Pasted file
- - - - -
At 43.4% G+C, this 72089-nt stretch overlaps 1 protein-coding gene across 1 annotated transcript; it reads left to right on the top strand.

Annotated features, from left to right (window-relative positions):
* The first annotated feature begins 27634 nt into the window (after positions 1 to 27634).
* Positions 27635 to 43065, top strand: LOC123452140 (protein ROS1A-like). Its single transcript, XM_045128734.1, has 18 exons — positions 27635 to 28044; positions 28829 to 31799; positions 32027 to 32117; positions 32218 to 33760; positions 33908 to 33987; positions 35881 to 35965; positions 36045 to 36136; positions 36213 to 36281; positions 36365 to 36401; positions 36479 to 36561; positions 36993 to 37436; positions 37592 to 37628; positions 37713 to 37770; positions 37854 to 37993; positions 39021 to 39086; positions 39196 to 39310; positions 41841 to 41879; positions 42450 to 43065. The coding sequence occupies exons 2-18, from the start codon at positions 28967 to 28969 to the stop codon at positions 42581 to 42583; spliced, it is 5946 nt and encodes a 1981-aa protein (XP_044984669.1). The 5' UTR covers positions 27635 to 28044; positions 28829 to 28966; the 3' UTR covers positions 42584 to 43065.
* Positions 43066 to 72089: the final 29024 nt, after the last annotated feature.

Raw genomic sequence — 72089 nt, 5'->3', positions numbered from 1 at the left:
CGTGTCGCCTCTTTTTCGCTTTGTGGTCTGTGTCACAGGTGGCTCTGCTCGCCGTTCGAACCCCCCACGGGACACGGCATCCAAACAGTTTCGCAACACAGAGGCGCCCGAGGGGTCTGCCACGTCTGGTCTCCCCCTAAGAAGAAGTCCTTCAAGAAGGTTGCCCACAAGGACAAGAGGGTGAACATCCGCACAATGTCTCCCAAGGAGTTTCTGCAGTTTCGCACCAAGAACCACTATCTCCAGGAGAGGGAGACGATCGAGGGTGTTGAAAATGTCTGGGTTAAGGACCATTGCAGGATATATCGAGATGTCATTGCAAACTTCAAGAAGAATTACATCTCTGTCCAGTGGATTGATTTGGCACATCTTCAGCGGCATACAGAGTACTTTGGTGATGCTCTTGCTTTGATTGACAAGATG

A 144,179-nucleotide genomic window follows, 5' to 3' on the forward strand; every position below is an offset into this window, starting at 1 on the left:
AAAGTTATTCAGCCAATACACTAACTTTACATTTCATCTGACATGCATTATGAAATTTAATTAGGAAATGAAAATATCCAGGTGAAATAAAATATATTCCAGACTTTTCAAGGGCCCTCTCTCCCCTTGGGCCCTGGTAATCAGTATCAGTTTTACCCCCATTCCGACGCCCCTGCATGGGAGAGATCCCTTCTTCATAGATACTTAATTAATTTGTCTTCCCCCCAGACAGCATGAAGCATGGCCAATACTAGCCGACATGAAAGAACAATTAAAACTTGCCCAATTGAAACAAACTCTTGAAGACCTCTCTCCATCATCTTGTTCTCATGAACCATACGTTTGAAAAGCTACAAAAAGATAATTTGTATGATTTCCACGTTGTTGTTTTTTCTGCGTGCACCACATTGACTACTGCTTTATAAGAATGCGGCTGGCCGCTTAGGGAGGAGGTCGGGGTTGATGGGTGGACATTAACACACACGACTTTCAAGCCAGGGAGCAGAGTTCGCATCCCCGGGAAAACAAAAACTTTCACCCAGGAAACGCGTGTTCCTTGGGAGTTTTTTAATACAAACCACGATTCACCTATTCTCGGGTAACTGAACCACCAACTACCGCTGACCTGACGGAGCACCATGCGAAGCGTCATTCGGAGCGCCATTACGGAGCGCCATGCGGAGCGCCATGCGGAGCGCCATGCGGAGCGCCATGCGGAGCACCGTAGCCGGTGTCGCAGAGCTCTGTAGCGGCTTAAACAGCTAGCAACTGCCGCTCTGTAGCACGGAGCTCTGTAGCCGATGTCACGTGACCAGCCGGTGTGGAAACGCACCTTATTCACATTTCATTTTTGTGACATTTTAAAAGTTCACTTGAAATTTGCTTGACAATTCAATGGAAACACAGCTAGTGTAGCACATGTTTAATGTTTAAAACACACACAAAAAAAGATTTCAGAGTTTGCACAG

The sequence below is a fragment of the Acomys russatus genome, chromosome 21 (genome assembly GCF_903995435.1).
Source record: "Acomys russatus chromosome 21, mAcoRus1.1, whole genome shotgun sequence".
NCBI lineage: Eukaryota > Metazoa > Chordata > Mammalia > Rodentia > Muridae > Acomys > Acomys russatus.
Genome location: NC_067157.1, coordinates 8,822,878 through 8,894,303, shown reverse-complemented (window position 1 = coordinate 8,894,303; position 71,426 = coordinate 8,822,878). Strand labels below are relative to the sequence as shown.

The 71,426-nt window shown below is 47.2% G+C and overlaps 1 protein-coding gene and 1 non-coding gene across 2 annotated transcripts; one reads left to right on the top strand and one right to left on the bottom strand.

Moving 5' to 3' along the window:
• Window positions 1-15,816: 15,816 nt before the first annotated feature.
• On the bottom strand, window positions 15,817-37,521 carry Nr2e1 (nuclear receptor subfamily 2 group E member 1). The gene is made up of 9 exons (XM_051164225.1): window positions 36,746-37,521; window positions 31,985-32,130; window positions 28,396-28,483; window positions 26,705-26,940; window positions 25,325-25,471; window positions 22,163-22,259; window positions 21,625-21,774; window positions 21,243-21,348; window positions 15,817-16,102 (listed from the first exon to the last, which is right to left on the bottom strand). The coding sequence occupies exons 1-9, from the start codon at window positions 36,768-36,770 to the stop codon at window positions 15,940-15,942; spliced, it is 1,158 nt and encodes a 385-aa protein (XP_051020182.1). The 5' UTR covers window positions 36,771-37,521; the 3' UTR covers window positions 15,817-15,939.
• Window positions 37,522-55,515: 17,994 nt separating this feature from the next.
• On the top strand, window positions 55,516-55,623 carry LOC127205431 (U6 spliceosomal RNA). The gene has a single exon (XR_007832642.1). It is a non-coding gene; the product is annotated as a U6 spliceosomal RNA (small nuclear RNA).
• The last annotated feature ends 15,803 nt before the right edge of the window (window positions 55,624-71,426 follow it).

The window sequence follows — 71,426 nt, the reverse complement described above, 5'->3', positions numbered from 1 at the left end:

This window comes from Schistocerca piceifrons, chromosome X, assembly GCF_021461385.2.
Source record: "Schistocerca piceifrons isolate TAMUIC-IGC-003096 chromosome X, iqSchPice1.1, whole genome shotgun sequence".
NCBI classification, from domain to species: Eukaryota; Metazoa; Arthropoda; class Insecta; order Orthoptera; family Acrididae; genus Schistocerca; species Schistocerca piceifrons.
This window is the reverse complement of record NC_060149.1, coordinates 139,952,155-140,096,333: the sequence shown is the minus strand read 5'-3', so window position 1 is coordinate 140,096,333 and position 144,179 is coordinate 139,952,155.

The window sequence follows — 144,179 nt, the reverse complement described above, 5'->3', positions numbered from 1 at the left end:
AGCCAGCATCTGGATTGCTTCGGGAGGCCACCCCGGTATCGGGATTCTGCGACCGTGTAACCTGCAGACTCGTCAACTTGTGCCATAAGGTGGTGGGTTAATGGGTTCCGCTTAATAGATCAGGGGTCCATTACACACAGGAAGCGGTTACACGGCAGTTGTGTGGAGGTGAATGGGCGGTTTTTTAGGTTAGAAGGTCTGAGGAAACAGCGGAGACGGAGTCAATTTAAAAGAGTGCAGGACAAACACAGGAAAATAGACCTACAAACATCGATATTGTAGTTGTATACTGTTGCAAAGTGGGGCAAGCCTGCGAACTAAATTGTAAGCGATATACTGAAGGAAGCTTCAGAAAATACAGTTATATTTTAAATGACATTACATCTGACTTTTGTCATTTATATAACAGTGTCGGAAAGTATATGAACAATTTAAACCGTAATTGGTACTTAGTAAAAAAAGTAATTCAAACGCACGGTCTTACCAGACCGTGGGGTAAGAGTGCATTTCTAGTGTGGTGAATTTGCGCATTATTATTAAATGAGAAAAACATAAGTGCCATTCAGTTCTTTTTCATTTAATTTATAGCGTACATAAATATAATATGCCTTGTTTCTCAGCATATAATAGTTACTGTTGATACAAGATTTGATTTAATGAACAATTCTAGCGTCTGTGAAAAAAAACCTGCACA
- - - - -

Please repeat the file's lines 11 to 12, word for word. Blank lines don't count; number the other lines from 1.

Source record: "Acomys russatus chromosome 21, mAcoRus1.1, whole genome shotgun sequence".
NCBI lineage: Eukaryota > Metazoa > Chordata > Mammalia > Rodentia > Muridae > Acomys > Acomys russatus.